Nissan Stadium lease deal ‘burdensome’


High renovation costs for new Titans stadium Image: Tennessee Titans

It would cost Metro $1.8 billion through 2039 to fulfill its obligations to the Tennessee Titans under the current lease agreement at Nissan Stadium, according to a report the team presented to the Sports Authority recently.

The Tennessee Titans are a professional American football team based in Nashville, Tennessee (US). The Titans compete in the National Football League (NFL) as a member club of the American Football Conference South division, and play their home games at the Nissan Stadium.

The 69,143-capacity Nissan Stadium is a multipurpose stadium in Nashville, Tennessee, United States. Owned by the Metropolitan Government of Nashville and Davidson County, it is primarily used for football and is the home field of the Tennessee Titans of the National Football League (NFL) and the Tigers of Tennessee State University.

Why it matters:

The ‘Axios’ stated that the obligation of the current lease deal is a crucial comparison because the Titans and Mayor of Metropolitan Nashville, John Cooper, are negotiating a deal to build a new enclosed stadium next to Nissan.

  • Cooper said recently that the current lease deal is too burdensome for Metro and a new arrangement – one that removes the long-term financial obligation without tapping the City’s general fund – is in order.


By the numbers:

The ‘Axios’ further stated that according to the Titans’ report, Metro’s total obligation is divided between $945 million – to renovate Nissan Stadium and reimburse the franchise for capital costs it has already incurred – and the $894 million it would owe to maintain the stadium through the end of the lease.

  • A provision of the lease requires the stadium to be kept in a condition similar to other sports venues built around the same time; and
  • The report was produced by consultants for the Titans at the Sports Authority’s request.


Yes, but:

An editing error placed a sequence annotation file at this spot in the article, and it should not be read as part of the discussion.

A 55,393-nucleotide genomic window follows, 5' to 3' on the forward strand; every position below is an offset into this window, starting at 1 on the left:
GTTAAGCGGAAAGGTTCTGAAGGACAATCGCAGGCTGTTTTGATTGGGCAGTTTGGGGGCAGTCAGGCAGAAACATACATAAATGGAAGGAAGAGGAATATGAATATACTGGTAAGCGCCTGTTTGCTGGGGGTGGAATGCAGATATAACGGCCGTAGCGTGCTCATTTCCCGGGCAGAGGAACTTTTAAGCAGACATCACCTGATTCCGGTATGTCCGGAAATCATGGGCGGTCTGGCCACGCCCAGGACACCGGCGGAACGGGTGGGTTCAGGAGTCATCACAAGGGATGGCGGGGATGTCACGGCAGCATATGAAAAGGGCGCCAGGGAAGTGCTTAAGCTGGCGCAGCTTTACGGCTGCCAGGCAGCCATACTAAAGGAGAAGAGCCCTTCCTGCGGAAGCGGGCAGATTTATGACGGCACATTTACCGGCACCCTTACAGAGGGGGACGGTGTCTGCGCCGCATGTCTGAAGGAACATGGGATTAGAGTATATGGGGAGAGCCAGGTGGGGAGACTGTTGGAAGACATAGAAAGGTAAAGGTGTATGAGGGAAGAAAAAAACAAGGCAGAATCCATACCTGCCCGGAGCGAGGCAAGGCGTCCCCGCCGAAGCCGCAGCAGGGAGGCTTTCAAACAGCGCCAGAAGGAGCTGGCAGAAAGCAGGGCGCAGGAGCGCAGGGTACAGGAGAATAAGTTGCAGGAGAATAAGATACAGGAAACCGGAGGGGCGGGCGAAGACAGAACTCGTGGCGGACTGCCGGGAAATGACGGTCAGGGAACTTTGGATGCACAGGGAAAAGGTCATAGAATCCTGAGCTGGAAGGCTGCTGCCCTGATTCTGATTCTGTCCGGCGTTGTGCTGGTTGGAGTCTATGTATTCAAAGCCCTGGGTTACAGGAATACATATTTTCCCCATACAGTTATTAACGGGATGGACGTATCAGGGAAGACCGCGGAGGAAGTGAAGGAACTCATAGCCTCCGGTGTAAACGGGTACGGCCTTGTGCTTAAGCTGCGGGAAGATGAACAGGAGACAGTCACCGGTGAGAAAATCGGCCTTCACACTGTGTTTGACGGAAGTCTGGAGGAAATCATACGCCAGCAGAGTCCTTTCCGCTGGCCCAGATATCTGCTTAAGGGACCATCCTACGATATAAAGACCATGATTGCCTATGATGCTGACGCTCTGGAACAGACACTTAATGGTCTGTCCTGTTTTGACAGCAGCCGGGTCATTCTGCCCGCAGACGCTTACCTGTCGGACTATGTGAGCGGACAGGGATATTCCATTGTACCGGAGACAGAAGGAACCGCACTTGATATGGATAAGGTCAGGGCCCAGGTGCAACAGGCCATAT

Metro Council Member Bob Mendes suggested the Cooper administration should consider funding its own study to determine if the Titans’ estimate is accurate.

  • Cooper spokesperson TJ Ducklo stated, “We have no plans to commission another study to tell us what we already know: Renovating the stadium would cost Nashvillians hundreds of millions of dollars.”


What he’s saying:

Titans head honcho Burke Nihill stated that the team is confident in the estimate.

  • Even if another study produced a different dollar figure, Nihill says the conclusion would be the same: “The Sports Authority is facing a large unfunded obligation under the current lease.”



Cooper’s administration filed the capital improvement budget last week estimating a new stadium will cost up to $2.2 billion.

  • Cooper says the stadium will be paid for with sales tax revenue produced by fans attending the games and hotel taxes paid by tourists visiting Nashville;
  • By comparison, there is no funding stream to cover the vast majority of the current lease obligations, which are paid out of the City’s general fund; and
  • The Titans, along with the NFL, are expected to contribute in the neighborhood of $700 million. And Governor Bill Lee’s budget that passed this legislative session included $500 million in bonds toward a new stadium.

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